Exception is taken to the following language found in the tenth paragraph of the charge to the jury: "A strong, able-bodied woman could protect herself when a girl fourteen years old could not." The statement is criticized as being inapplicable, because the evidence disclosed no striking disparity of age, intelligence, or physical development between the prosecutrix and the accused. The sentence quoted, standing alone, would seem to be incapable of mischief. Being the suggestion of a common-place fact, it is difficult to see how it could have beguiled an intelligent jury into error. It was designed merely to illustrate the proposition that the measure of resistance required of the woman is not necessarily the same in all cases. In its proper environment it was certainly harmless. ( Richards v. State, 36 Neb. 17, 53 N.W. 1027; Thompson v. State, 44 Neb. 366, 62 N.W. 1060; People v. Connor, 27 N.E. 252.)

The court said to the jury in the eleventh paragraph of the instructions: "You are instructed that in the case of rape it is not essential that the prosecutrix should be corroborated by the testimony of other witnesses as to the particular act constituting the offense, and if the jury believe from the testimony of the prosecutrix and the corroborating circumstances and facts testified to by other witnesses, that the defendant did make the assault as charged, * * * the law would not require that the testimony of the prosecutrix should be corroborated by other witnesses as to what transpired at the immediate time and place when it is alleged the assault was made." The vice imputed to this instruction is that it told the jury that they might convict the defendant without any evidence corroborating the testimony of the prosecutrix in regard to the alleged criminal act. While the law in this class of cases requires that the prosecutrix shall be corroborated, it does not demand that the corroboration shall be by direct evidence of the particular fact constituting the crime. Proof of incriminating circumstances is sufficient. (Krum v. State, 19 Neb. 728, 28 N.W. 278; Fager v. State, 22 Neb. 332, 35 N.W. 195; Hammond v. State, 39 Neb. 252, 58 N.W. 92.) This is exactly the idea which the instruction conveys. It is not susceptible, we think, of any other reasonable interpretation.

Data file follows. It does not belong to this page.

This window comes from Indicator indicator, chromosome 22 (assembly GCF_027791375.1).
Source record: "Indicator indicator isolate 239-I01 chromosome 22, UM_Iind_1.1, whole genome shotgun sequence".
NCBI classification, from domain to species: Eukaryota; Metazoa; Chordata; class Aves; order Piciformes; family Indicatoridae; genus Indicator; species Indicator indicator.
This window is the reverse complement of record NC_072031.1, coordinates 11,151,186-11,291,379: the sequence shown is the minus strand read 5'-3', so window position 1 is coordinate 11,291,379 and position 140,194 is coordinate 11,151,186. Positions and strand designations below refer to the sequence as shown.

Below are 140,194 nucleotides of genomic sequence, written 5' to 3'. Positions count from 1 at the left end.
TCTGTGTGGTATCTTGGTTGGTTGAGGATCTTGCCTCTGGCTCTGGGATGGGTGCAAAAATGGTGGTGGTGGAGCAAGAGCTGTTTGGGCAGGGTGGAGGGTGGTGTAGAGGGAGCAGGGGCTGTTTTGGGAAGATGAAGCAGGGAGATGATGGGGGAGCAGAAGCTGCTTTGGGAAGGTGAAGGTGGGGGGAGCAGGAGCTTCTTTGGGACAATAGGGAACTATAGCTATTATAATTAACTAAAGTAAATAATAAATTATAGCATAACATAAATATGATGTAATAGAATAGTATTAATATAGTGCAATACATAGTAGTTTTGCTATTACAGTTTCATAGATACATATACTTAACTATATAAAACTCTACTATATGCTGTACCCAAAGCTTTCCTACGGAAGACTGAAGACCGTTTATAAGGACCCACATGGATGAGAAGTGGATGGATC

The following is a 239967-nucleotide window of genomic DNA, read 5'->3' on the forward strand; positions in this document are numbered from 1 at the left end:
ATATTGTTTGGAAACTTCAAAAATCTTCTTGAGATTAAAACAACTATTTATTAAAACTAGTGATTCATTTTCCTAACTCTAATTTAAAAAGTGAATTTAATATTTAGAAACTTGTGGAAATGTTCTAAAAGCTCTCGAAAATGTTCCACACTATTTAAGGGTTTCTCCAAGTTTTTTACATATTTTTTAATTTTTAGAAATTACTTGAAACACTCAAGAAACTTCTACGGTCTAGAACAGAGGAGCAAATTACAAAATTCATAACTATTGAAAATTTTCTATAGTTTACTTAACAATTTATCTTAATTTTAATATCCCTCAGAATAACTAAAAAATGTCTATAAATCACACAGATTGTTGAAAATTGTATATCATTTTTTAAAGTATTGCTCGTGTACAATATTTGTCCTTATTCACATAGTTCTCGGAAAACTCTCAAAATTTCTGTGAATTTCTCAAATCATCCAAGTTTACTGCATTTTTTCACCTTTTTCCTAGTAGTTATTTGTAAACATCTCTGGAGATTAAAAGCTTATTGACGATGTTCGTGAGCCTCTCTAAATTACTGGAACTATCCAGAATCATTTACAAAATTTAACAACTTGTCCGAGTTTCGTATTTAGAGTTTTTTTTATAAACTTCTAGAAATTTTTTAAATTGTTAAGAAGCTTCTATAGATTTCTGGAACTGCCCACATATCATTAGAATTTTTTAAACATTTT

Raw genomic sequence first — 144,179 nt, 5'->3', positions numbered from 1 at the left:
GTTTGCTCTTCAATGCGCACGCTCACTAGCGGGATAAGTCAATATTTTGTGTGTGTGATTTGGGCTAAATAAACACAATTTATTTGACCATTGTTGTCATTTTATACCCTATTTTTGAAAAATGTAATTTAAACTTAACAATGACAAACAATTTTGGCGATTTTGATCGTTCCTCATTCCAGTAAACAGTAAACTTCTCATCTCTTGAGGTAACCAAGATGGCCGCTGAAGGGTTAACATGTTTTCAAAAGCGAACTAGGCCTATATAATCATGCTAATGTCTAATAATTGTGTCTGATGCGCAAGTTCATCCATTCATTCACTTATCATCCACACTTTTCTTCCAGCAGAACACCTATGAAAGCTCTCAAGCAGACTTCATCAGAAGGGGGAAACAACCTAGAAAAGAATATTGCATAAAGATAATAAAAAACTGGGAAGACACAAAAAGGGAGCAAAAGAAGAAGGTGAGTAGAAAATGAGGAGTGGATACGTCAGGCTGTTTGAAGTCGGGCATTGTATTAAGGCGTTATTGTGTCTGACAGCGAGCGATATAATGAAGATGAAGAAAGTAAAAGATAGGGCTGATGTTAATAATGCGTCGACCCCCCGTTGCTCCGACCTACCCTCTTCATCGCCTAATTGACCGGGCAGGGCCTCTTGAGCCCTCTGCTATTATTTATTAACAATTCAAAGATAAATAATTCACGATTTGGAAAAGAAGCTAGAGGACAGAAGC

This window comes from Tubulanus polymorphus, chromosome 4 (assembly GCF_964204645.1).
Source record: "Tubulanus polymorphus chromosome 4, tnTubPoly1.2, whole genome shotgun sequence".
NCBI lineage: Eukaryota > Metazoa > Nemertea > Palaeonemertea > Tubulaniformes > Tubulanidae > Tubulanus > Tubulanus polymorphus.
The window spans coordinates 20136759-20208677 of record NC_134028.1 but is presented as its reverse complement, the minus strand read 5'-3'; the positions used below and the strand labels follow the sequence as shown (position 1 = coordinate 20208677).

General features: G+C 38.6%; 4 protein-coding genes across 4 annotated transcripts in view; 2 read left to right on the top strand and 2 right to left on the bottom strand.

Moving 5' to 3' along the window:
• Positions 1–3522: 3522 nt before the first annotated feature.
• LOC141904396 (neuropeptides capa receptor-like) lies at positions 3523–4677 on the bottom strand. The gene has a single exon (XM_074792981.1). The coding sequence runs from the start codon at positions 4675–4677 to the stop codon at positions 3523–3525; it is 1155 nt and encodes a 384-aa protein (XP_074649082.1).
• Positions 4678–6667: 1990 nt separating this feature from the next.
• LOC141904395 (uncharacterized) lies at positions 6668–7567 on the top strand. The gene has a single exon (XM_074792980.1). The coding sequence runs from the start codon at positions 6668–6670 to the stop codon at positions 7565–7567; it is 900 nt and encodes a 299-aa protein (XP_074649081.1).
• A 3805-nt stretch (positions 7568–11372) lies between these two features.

The giving of the twelfth and thirteenth...

To continue reading

Request your trial
1 cases
  • Dunn v. State
    • United States
    • Nebraska Supreme Court
    • June 21, 1899

VLEX uses login cookies to provide you with a better browsing experience. If you click on 'Accept' or continue browsing this site we consider that you accept our cookie policy. ACCEPT